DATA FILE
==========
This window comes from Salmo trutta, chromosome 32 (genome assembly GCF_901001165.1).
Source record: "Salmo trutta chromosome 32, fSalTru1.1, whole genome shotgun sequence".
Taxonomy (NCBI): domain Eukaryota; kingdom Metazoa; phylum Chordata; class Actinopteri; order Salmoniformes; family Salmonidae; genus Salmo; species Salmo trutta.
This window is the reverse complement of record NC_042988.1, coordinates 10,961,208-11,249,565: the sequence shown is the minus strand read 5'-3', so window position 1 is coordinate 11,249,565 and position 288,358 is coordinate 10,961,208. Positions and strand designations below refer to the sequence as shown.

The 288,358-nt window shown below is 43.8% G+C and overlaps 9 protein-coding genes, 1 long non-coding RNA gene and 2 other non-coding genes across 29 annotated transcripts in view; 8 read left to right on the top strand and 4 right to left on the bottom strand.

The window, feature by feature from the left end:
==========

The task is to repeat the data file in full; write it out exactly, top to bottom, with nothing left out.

This window comes from Salmo trutta, chromosome 32 (genome assembly GCF_901001165.1).
Source record: "Salmo trutta chromosome 32, fSalTru1.1, whole genome shotgun sequence".
Taxonomy (NCBI): domain Eukaryota; kingdom Metazoa; phylum Chordata; class Actinopteri; order Salmoniformes; family Salmonidae; genus Salmo; species Salmo trutta.
This window is the reverse complement of record NC_042988.1, coordinates 10,961,208-11,249,565: the sequence shown is the minus strand read 5'-3', so window position 1 is coordinate 11,249,565 and position 288,358 is coordinate 10,961,208. Positions and strand designations below refer to the sequence as shown.

The 288,358-nt window shown below is 43.8% G+C and overlaps 9 protein-coding genes, 1 long non-coding RNA gene and 2 other non-coding genes across 29 annotated transcripts in view; 8 read left to right on the top strand and 4 right to left on the bottom strand.

The window, feature by feature from the left end: